Poster Open Access

Mass spectrometry quality control: Instrument monitoring and pattern mining insights

Bittremieux, Wout; Willems, Hanny; Martens, Lennart; Valkenborg, Dirk; Laukens, Kris

Mass spectrometry quality control: Instrument monitoring and pattern mining insights


Because of the inherent complexity of mass spectrometry, the results of an experiment can be subject to a large variability. In order to assess the quality of a mass spectrometry experiment, several different quality control metrics have been defined. These metrics can be computed from the experimental spectral-derived data, and they capture the important operational characteristics of a mass spectrometer.

Additionally, besides these metrics based on the experimental data, there is a separate part of qualitative information available in the form of the mass spectrometer instrument parameters. This information provides complementary insights into the operational characteristics of a mass spectrometer compared to the aforementioned quality control metrics that originate from the mass spectral data.


The core of the instrument monitoring functionality consists of a central database that is optimized to store a vast amount of instrument parameters, called the iMonDB (Instrument MONitoring DataBase). Software tools exist to set up and populate the database in an automated fashion, and to visualize the instrument parameters stored in the iMonDB to perform a downstream analysis.

Such structured recording of instrument parameters results in a large set of data detailing the instrument performance over time. Because of the high-dimensional nature of this data, advanced techniques are required to interpret it. For example, pattern mining algorithms that take into account the relationships between various parameters, such as subspace clustering, can be employed to analyze the high-dimensional data.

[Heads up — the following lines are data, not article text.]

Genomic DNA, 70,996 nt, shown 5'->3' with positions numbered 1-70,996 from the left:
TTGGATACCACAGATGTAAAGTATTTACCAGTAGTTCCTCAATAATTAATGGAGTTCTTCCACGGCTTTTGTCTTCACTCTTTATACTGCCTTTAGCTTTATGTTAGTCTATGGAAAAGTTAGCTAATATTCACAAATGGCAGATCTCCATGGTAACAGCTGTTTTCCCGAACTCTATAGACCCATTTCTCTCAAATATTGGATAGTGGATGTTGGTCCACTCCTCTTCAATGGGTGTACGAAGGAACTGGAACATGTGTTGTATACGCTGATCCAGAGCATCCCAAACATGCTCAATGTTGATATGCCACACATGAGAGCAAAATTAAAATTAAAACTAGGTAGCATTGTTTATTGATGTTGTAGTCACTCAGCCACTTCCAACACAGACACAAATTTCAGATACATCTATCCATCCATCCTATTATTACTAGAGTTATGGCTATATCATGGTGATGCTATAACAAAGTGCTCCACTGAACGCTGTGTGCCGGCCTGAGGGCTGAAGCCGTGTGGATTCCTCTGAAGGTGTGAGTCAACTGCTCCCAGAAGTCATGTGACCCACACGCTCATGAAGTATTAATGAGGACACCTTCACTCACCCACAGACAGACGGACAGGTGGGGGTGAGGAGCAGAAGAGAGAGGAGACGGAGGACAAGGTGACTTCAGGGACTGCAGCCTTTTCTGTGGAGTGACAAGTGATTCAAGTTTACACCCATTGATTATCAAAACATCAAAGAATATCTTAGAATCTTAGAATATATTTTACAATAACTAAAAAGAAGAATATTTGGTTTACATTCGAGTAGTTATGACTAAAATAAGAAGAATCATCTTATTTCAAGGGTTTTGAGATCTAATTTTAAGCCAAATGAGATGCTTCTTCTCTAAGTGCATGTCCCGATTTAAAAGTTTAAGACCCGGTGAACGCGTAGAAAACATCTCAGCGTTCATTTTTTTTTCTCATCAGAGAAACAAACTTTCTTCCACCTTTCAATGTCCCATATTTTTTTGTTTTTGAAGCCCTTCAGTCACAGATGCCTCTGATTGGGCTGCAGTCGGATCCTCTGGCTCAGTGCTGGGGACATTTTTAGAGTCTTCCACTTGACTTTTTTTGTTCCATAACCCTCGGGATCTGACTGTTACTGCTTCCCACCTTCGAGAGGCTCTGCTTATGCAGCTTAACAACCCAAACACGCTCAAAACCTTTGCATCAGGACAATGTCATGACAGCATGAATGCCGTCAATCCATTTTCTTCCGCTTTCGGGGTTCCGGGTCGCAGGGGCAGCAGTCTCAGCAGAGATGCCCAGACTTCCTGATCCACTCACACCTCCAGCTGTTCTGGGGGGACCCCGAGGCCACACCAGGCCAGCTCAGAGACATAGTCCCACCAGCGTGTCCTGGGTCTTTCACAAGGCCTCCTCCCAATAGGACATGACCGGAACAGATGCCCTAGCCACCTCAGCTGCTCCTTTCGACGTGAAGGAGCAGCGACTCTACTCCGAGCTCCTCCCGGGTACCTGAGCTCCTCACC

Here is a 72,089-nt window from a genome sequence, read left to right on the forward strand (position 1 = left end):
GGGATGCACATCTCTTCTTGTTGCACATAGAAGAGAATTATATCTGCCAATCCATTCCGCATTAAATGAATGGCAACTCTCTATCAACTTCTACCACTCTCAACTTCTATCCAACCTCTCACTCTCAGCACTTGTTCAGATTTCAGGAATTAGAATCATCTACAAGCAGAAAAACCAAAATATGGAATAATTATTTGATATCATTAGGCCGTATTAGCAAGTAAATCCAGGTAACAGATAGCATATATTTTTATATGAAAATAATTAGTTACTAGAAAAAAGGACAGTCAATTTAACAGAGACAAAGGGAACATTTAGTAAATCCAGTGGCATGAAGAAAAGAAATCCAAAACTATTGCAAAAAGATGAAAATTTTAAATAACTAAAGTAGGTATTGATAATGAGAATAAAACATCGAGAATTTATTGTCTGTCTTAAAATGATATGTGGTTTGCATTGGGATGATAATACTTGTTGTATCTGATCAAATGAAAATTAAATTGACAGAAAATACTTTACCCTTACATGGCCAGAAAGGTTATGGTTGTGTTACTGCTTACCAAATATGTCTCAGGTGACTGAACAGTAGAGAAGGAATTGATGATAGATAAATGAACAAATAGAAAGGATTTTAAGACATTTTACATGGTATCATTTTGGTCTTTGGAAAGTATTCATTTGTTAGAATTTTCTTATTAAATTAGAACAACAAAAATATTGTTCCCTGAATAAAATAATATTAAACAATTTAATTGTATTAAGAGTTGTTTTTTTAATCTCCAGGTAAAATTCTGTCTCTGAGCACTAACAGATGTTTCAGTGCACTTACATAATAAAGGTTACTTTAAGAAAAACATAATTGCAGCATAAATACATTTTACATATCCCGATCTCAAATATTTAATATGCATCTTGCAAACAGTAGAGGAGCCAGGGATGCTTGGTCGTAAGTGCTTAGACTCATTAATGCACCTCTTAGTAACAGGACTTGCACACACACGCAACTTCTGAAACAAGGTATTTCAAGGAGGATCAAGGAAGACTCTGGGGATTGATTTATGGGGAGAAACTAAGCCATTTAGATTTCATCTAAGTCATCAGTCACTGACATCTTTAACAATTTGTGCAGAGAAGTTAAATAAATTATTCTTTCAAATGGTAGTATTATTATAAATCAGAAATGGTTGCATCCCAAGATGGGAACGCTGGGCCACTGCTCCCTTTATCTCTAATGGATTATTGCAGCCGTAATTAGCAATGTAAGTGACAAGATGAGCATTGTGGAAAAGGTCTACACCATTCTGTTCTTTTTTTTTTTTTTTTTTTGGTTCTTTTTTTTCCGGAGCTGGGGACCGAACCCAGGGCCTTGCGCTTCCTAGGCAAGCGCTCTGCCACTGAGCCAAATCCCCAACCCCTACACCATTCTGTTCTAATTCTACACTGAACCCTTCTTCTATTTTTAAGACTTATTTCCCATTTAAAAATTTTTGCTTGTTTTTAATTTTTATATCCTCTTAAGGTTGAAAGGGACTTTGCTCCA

Preliminary Data

For each particular instrument the iMonDB contains the instrument parameters that were in effect during the execution of the experiments performed on the instrument. Possible parameters are for example the status of the ion source, the vacuum, or a turbo pump, depending on the type of instrument. These instrument parameters can be automatically extracted from experimental raw files and stored in the database to keep the iMonDB continuously up to date.

Another type of information that is related to the operation of a mass spectrometer contained in the iMonDB are external events that may occur. For example, machine calibrations, periodic maintenance events, or even unexpected incidents that an operator likes to report. Unlike the instrument parameters, this type of information cannot be automatically retrieved and instead it has to be manually provided by the user. However, this information is vital when interpreting the evolution of the instrument parameters over time.

It will be shown that the instrument parameters can be employed to detect/predict instrument failure. Monitoring of the instrument parameters showed that the FT turbo pump 4 of a Thermo Scientific Orbitrap Velos exhibited an increased power consumption. The reason for this was that while the turbo pump was deteriorating it tried to increase the power consumption to remain fully functional. However, this was insufficient to continuously achieve the required speed, after which the instrument finally broke down.

By consistently monitoring the instrument parameters, the malfunctioning could have been predicted as the increase in power consumption serves as a proxy for turbo pump retrogression. Hence, by closely monitoring the instrument parameters and defining a normal range of operation, a suspected malfunctioning can be diagnosed early on and be reported. Based on this diagnosis, a timely intervention can prevent a highly undesirable loss of precious sample, analysis time, and effort.

Novel Aspect

Illustration how instrument monitoring can be used for quality control to detect instrument failure, introduction of instrument monitoring software.

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